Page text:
Callias (comic poet)
Callias (Greek: Καλλίας), sometimes called by the nickname Schoenion (Σχοινίων), was a poet of the Old Comedy, not to be confused with the three Athenian aristocrats named Callias, the last of which, Callias III, appears in Plato's Protagoras.
Callias is best known for a few extant fragments of a comedy, The Letter Tragedy. This comedy featured a 24-piece chorus that consisted of the 24 letters of the Greek alphabet. On this work there has been debate since the early 19th century over the meaning of the play's claim to have influenced Greek tragedy. Many scholars take Callias' claim to have been ironic and a joke. The titles of his other known plays are: Aigyptios (The Egyptian), Atalante, Batrakhoi (Frogs), Kyklopes (The Cyclopes), Pedetai (Men In Shackles), Scholazontes (Men At Leisure), and a fragmentary title ...era Sidera, which has been reconstructed as either Hypera Sidera (Iron Pestles) or Entera Sidera (Iron Guts).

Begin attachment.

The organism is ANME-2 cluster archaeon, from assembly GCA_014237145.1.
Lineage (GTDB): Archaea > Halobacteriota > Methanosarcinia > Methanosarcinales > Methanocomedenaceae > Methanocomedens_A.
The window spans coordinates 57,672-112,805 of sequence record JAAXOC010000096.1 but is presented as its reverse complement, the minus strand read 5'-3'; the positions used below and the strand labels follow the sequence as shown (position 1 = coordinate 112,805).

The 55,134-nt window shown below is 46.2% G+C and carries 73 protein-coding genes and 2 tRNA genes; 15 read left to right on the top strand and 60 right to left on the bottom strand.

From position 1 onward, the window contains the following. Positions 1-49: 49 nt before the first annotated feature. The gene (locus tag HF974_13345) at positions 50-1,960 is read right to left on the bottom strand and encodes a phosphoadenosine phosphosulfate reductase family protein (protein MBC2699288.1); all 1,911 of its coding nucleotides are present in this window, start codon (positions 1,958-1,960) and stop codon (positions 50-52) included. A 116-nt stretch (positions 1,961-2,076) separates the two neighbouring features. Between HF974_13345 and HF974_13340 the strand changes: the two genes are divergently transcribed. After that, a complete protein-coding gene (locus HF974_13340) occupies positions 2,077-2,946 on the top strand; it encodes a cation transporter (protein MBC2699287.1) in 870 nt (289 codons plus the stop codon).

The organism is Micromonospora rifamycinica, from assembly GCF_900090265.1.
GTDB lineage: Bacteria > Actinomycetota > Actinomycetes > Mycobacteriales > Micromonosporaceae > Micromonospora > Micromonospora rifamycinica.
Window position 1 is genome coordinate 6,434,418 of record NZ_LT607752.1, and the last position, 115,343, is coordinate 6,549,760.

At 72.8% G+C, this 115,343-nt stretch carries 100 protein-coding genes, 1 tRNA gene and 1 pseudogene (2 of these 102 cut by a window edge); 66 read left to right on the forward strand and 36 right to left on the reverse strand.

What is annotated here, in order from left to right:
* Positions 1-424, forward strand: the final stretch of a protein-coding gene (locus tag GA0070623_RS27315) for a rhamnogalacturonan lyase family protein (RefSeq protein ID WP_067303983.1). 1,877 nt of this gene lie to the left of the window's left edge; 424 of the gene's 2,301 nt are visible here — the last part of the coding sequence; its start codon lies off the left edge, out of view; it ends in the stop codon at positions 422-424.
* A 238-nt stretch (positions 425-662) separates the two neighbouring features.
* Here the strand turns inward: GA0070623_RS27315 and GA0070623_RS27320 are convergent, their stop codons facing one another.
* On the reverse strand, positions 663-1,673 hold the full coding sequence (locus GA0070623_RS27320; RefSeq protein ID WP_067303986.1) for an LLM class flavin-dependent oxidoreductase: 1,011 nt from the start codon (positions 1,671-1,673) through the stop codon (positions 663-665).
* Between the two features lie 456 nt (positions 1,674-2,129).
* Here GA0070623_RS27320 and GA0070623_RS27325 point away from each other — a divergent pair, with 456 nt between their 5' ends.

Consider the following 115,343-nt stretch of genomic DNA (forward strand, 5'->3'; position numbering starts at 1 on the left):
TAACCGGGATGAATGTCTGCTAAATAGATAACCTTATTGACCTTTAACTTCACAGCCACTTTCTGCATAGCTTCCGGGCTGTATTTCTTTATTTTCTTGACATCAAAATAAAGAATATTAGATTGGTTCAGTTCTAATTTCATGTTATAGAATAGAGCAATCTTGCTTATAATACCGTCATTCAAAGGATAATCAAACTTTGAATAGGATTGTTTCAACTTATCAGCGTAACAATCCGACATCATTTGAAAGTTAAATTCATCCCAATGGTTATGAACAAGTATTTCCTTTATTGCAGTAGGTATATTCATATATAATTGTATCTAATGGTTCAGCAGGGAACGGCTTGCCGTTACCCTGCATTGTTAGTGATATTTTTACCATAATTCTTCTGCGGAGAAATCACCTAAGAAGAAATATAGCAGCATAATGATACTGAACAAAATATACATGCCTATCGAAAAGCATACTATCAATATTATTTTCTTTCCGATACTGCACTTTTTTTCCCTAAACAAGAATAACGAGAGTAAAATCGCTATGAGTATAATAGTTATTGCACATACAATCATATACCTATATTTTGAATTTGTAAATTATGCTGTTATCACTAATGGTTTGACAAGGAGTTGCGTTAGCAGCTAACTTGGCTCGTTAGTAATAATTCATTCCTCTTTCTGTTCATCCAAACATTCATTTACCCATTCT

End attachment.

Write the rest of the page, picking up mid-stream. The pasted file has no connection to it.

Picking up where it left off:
- Ralph Rosen, "Comedy and Confusion in Callias' Letter Tragedy," Classical Philology, Vol. 94, No. 2. April 1999 pp. 147-167.
- Joseph A. Smith, "Clearing up Some Confusion in Callias' Alphabet Tragedy," Classical Philology, Vol. 98, No. 4. October 2003 pp. 313-329.
- Liddell and Scott Greek Lexicon defines this term as either a "sedgebird," which dwells among reeds, or a flute-girl's tune.
- Maurizio Sonnino, "Short Notes on Two Comic Fragments (Callias fr. 18 K.-A.; Theopompus Comicus fr. 64 K.-A.)," Phoenix, Vol. 53, No. 3/4. Autumn - Winter 1999, p. 330.